My chief concern in organizing this exhibition has been to make it exemplify,first, the history of tapestry, and, second, its śsthetic qualities as these haveappeared during the different periods of its changing and varying development,which, like the art of painting, had its naÔve, primitive beginnings, its gloriousculmination, and its decline. Therefore, every piece has been selected both to representa distinct and significant type in the chronology of the art and to illustrate theartistic merits of that type, and all the tapestries shown are of the highest worth intheir particular category and many of them are among the supreme masterpiecesof European art, considered from whatever point of view one may choose to regardthem. Only too long have these noble products of the loom been relegated to asecondary place in the history of European culture, which they did so much tocelebrate. I sincerely trust that this exhibition, culled from seventeen collectionsin New York, San Francisco, and Paris, may successfully contribute somethingtoward abolishing the hypnotic spell of the gold-framed oil-painting, that artisticfetish which too long has held the uncritical enthralled to the exclusion of otherand ofttimes more authentic manifestations of the human spirit in art.
Regarded from the standpoint of design alone, the extraordinary co-ordination ofcolor and pattern (not to speak of the depth and richness of the inner content)exhibited in certain of these pieces is a sharp challenge to the oft-repeated distinctiondrawn between the major and the minor arts, and one is constrained, afterstudying these tapestries, to conclude that there are no major or minor arts, onlymajor and minor artists, and that greatness transfigures the material to the pointof art, be it paint or potter's clay, and a simple Tanagra transcends in worth allthe gilded and bejeweled banalities of Cellini, whose essentially flamboyant soulsought refuge in gold and precious stones. This truth, too rarely insisted upon, isof prime importance in any consideration of art, whether it be "fine" or appliedart, and a collection such as this should do much to make it clear. Here one mayobserve how the principles of design and color that animate the immortal masterpiecesof mural painting are identical with those that give life and vitality to thesemasterpieces of the loom, and thereby apprehend something of that mysteriouslaw governing the operation of the creative impulse which finds its expression inall the arts, irrespective of time and place, whether it be in rugs, porcelains, Persiantiles and manuscripts, in European primitives, or in the works of Chinese andJapanese old masters, transcending racial differences and attaining a universalaffinity that makes a Holbein one with a Chinese ancestral portrait. Surely suchopulent fantasy of design and color as is revealed in Nos. 1, 3, 5, and 17, to mentiononly four of the Gothic pieces in the collection, is deserving of something betterthan the left-handed compliment of a comparison with painting.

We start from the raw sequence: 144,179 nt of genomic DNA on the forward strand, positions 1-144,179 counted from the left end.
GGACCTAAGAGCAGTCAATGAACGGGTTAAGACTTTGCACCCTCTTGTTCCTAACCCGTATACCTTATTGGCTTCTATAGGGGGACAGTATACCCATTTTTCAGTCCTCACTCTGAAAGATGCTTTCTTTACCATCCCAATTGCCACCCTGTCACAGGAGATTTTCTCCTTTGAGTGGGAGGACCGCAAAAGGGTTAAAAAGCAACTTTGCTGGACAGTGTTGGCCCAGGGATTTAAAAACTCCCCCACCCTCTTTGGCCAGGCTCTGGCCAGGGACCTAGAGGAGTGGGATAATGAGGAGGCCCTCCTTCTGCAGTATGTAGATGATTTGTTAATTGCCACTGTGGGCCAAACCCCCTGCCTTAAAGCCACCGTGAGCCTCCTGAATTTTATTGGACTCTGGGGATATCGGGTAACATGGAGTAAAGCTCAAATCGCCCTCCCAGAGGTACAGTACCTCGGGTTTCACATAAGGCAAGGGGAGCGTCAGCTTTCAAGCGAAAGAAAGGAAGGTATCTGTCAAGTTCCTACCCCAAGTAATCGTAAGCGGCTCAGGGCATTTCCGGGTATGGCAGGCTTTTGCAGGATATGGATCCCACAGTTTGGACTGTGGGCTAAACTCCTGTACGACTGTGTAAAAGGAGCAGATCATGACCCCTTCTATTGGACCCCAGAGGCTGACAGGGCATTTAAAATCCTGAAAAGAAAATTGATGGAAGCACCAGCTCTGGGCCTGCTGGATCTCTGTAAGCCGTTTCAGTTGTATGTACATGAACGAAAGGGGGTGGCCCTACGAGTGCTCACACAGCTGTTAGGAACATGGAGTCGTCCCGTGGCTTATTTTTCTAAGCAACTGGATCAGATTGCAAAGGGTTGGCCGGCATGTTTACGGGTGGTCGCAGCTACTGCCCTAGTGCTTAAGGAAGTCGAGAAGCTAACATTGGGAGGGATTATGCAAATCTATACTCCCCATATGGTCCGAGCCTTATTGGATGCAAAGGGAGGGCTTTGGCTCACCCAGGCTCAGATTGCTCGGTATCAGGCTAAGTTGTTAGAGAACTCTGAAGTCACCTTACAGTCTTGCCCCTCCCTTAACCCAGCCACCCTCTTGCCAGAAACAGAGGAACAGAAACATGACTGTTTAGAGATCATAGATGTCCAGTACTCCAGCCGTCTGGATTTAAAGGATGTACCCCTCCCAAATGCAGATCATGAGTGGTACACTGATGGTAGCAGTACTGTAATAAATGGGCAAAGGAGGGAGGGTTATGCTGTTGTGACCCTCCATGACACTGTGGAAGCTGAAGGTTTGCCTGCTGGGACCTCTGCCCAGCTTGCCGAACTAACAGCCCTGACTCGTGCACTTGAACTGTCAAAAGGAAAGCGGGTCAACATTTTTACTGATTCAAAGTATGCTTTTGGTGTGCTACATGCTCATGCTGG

In their masterly filling of the allotted space, in the fine subordination of thevaried details to the general effect, as well as in the loftiness and intensity of theemotion expressed, these glorious products of the loom are worthy exemplars of thehighest ideals of mural decoration no less than of the aristocratic art of tapestry-weaving.Reflections such as these are the natural consequence of a comparativestudy of art, and these and kindred reasons are the impelling causes prompting oneto exhibit, not only tapestries, but rugs and textiles of all kinds, in an art museumand to give them the same serious study one would accord a Leonardo, a Giotto, aRembrandt. ∆sthetically and racially, they are no less revealing and frequentlymore interesting in that they are the products of the earliest expressions of thoseśsthetic impulses the manifestation of which has come to be called art; nor arethey less authentic and expressive because communicated with the force anddirectness of the primitive loom, which give to all its products a certain characterand worth rarely equaled by the more sophisticated products of the so-called finearts.